Please keep in mind that many of the traditional mean reversion indicators don’t work well on the homebuilder sector. We can only speculate on the reasons for that, but the sector is very sensitive to interest rates and is highly cyclical. Thus, we find the sector pretty difficult to trade and we currently don’t trade the sector ourselves.
And to make matters worse, trend-following strategies don’t work well either!
Why is the homebuilder sector so difficult to trade?
We believe the reason is mainly that it’s very exposed to random and volatile macro factors. Housing is extremely sensitive to the interest rate, for example. From the all-time high in early 2022, a period of rising rates, XHB has fallen almost 40%, much more than the overall market.
Let’s backtest a simple mean reversion strategy on XHB:
- When the 2-day RSI indicator is below 10, we go long at the close.
- We sell at the close when the 2-day RSI is above 80.
The strategy is a bit like our old RSI SPY trading strategy we published almost ten years ago.
The equity curve for our XHB trading strategy looks like this:
There are 191 trades, the average gain per trade is a solid 0.83%, and the win rate is 71%, but the max drawdown is very high at 50%.
It’s the latter (drawdowns and losses) that is always a problem with very volatile sectors like the homebuilders: losses mount once in a while. You can have a long series of gains until you hit a big loss.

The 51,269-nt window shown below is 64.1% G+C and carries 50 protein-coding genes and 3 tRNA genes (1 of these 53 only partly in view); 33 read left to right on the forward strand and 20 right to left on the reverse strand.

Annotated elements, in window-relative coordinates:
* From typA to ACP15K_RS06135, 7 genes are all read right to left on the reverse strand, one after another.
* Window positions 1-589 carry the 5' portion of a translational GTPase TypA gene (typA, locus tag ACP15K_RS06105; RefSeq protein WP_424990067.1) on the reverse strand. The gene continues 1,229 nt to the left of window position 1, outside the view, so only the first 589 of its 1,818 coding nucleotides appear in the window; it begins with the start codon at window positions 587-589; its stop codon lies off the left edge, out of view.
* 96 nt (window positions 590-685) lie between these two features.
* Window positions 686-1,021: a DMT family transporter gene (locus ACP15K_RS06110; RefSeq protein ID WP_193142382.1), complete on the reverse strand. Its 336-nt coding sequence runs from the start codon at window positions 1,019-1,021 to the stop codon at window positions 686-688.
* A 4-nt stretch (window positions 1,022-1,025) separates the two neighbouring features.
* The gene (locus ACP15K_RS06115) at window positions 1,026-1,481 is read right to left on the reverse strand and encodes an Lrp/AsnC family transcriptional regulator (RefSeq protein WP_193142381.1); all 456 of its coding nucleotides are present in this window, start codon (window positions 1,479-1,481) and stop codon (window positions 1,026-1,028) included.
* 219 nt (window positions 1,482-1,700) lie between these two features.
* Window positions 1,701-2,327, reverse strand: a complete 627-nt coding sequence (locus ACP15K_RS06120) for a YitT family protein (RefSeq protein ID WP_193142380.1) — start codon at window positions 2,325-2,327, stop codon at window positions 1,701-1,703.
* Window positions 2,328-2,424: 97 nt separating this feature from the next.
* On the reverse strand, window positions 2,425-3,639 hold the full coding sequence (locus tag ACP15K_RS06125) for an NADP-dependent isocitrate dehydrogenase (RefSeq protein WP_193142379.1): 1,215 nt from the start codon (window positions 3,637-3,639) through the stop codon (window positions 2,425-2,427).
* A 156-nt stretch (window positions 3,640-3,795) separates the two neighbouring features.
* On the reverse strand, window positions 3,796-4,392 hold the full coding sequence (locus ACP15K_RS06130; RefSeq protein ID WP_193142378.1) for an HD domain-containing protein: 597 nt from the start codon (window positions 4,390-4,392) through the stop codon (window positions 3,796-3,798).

We recommend to focus on sectors that we regard as much better suited for trading: our favorite sectors are consumer staples (XLP) and utilities (XLU).
- XLP trading systems (Is XLP good for trading?)
- Why trade XLU and utility stocks
- Utilities Sector Trading Strategy
Other sector trading strategies
We have covered all the different subsectors of the S&P 500:
- Sector trading strategy (backtest and example)
- Industrials Sector Trading Strategy (Backtest And Example)
- Real Estate Sector Trading Strategy (Backtests And Examples)
- Consumer Discretionary Sector Trading Strategy (Backtest and example)
- Financial Services Sector Trading Strategy (Backtest And Example)
- Technology Sector Trading Strategy (Backtest And Example)
- Materials Sector Trading Strategy (Backtest And Example)
- Healthcare Sector Trading Strategy (Example And Backtest)
- Energy Sector Trading Strategy (Backtest And Example)
- Communication Services Sector Trading Strategy (Backtest And Example)
- Biotech trading strategy (backtest and example)